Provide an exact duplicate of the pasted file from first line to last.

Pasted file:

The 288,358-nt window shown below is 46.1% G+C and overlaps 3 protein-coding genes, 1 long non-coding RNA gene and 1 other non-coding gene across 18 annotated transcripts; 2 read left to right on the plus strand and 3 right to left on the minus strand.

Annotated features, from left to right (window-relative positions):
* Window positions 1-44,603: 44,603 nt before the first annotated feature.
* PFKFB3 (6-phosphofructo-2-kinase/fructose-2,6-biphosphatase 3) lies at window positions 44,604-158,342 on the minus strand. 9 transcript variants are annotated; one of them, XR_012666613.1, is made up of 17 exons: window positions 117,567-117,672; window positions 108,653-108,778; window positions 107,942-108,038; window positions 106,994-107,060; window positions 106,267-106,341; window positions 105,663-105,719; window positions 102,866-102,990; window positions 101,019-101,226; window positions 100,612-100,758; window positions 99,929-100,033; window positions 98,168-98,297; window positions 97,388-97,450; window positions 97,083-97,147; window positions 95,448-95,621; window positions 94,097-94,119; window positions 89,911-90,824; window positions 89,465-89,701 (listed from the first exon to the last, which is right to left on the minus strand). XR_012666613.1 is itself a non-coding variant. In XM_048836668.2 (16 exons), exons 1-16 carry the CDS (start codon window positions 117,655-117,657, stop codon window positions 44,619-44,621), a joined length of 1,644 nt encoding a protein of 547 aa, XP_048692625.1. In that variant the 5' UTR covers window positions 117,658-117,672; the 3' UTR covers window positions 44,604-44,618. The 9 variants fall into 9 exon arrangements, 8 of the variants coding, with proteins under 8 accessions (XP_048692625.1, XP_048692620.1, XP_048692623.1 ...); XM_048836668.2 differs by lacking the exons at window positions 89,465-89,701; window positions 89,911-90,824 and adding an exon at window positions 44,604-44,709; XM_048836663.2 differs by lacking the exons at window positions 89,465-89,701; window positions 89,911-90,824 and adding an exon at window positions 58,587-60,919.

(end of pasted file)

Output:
The 288,358-nt window shown below is 46.1% G+C and overlaps 3 protein-coding genes, 1 long non-coding RNA gene and 1 other non-coding gene across 18 annotated transcripts; 2 read left to right on the plus strand and 3 right to left on the minus strand.

Annotated features, from left to right (window-relative positions):
* Window positions 1-44,603: 44,603 nt before the first annotated feature.
* PFKFB3 (6-phosphofructo-2-kinase/fructose-2,6-biphosphatase 3) lies at window positions 44,604-158,342 on the minus strand. 9 transcript variants are annotated; one of them, XR_012666613.1, is made up of 17 exons: window positions 117,567-117,672; window positions 108,653-108,778; window positions 107,942-108,038; window positions 106,994-107,060; window positions 106,267-106,341; window positions 105,663-105,719; window positions 102,866-102,990; window positions 101,019-101,226; window positions 100,612-100,758; window positions 99,929-100,033; window positions 98,168-98,297; window positions 97,388-97,450; window positions 97,083-97,147; window positions 95,448-95,621; window positions 94,097-94,119; window positions 89,911-90,824; window positions 89,465-89,701 (listed from the first exon to the last, which is right to left on the minus strand). XR_012666613.1 is itself a non-coding variant. In XM_048836668.2 (16 exons), exons 1-16 carry the CDS (start codon window positions 117,655-117,657, stop codon window positions 44,619-44,621), a joined length of 1,644 nt encoding a protein of 547 aa, XP_048692625.1. In that variant the 5' UTR covers window positions 117,658-117,672; the 3' UTR covers window positions 44,604-44,618. The 9 variants fall into 9 exon arrangements, 8 of the variants coding, with proteins under 8 accessions (XP_048692625.1, XP_048692620.1, XP_048692623.1 ...); XM_048836668.2 differs by lacking the exons at window positions 89,465-89,701; window positions 89,911-90,824 and adding an exon at window positions 44,604-44,709; XM_048836663.2 differs by lacking the exons at window positions 89,465-89,701; window positions 89,911-90,824 and adding an exon at window positions 58,587-60,919.